Words have the power to influence how we think both positively and negatively and can create long-lasting stereotypes – like around the topic of ageing.
We are enjoying much longer lives than generations before us, which opens up a wealth of opportunities for us as individuals and for society. And yet the way we talk about growing old and ageing is often negative and based on lazy and outdated stereotypes.
These subtle but damaging messages are everywhere, from the TV shows we watch featuring ‘doddery but dear’ characters and the ‘anti-ageing’ face creams we buy, to the media reports about the ‘burden’ of our ageing population.
At Ageing Better, we have teamed up with Age-Friendly Manchester on a research project to better understand how ageing is portrayed in society. With the aim being to shift to a more positive and constructive way of talking about ageing.
Here is what we have learned from our research and some steps we can take as communicators:
The language we use matters because it can influence how others think, feel and act on certain issues – which can in turn influence policy choices and decisions. Reframing focusses on this thinking – making conscious and intentional choices about what to include – and what not to include – in communications.
Framing research shows that any alternative narrative needs to:
- Be hopeful but realistic and credible
- Tell an alternative story, rather than reinforce the existing negative frames
- Foreground social systems which significantly shape how we experience an issue
- Be used consistently and at scale over time
Our research has developed and tested new ways of talking about ageing with people of all ages through both focus groups and surveys. The messages were designed to achieve two main goals:
- Make people more positive about the process and experience of ageing; and
- Expand their understanding of the structural nature of this experience. I.e. that different people have different experiences due to the way society is organised and funded and that, by changing this, we have the potential to achieve a society where everyone enjoys later life.
The messages tested invoke several shared values to help achieve these attitudinal shifts. Three initial reframing routes were explored in the focus groups: the first focused on the process of ageing; the second on the experience of older age; and the third on demographic change.
Overall, messages designed to reframe older age performed the best – i.e. people were most positive about them. And the messages tested achieved what they were designed to do. This is encouraging, given that around a third (34%) of respondents in our survey remain to be convinced that society’s structures have a greater influence on ageing than our own choices.
From this evidence base we can outline some of the current dominant and preferred messages when speaking about ageing and older age:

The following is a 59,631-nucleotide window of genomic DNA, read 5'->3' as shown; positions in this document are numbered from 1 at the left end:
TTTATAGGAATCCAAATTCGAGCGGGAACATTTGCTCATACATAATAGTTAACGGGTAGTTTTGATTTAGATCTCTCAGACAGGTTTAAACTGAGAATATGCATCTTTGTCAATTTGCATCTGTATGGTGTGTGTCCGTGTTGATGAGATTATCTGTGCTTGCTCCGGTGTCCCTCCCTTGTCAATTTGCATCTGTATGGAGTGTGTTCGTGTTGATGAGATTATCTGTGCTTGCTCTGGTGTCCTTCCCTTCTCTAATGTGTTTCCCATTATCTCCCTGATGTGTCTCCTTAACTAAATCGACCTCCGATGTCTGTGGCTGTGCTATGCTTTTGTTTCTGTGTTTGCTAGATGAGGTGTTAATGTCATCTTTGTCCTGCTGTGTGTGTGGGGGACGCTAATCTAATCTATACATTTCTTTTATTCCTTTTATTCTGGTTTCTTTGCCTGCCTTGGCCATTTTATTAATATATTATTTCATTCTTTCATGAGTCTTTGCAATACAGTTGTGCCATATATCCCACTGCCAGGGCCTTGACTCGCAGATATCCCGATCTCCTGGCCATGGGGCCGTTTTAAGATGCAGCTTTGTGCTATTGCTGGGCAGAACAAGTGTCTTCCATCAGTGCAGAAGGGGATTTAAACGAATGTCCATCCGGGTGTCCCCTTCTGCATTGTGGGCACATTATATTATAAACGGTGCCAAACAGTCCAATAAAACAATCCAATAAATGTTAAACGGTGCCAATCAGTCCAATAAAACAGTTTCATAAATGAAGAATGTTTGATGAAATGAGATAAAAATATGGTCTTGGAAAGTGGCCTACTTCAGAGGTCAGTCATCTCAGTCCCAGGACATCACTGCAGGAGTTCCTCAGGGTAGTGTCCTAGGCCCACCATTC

Some examples are:
- Changing the view of “Ageing is about old people.” to “Ageing is a life-long process.”
- Shifting “Ageing is an inevitable process of physical and cognitive decline, leading to the destination of old and, ultimately, death.” to a message of “With the right policies, environments and support, people can age well. As we age, many of us report a greater sense of purpose and wellbeing. Our diverse life experience and skills, perspective and resilience mean we have much to contribute in later life.”
Age-friendly communications principles
People assume that older age is inevitably linked to vulnerability and dependency. To reframe this conversation, we need to stop reinforcing these beliefs – and tell a new story. Small changes to the ways that we speak and write about ageing and older age, if applied consistently, could have a big impact.
Communicating about ageing and older people in the right way can help to tackle ageism and promote positive, inclusive behaviour.
To help support communications professionals in challenging ageism, we have set out some practical steps:
- Shift associations with frailty, vulnerability and dependency
Being older doesn’t necessarily mean you are frail, vulnerable or dependent. Many older people live healthy, active lives, participating in and contributing to workplaces, communities and society.
- Use preferred terminology
Use terms that are precise and accurate. The term older adult(s) or older person/people is respectful and should be the standard if there is a clear need to reference the age of someone or group.
- Avoid ‘othering’ and compassionate ageism
Avoid using terms and language that make older people sound like another, separate group from society, or that imply older people are a homogenous group.
- Don’t stoke conflict between generations
Our research shows that despite the prominence of intergenerational conflict in public life, particularly in the media and politics, these views are not generally held amongst the public.
- Think carefully about imagery
Imagery used alongside stories about older people often caricatures later life. It is important to show diverse and positive representations of older people. Use our free image library, containing hundreds of photos of people aged 50 and over in a range of settings to highlight the diversity of later life
We know that ageism is bad for individuals and bad for society. It is crucial that we find new ways of talking about ageing – seeing growing older as a lifelong process and recognising the opportunities as well as the challenges of later life.
To help other communicators Ageing Better have launched a new guide – Challenging ageism: A guide to talking about ageing and older age. Also, check out their free image library, containing hundreds of photos of people aged 50 and over in a range of settings to highlight the diversity of later life.
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Banner Image: Reinhart Julian on Unsplash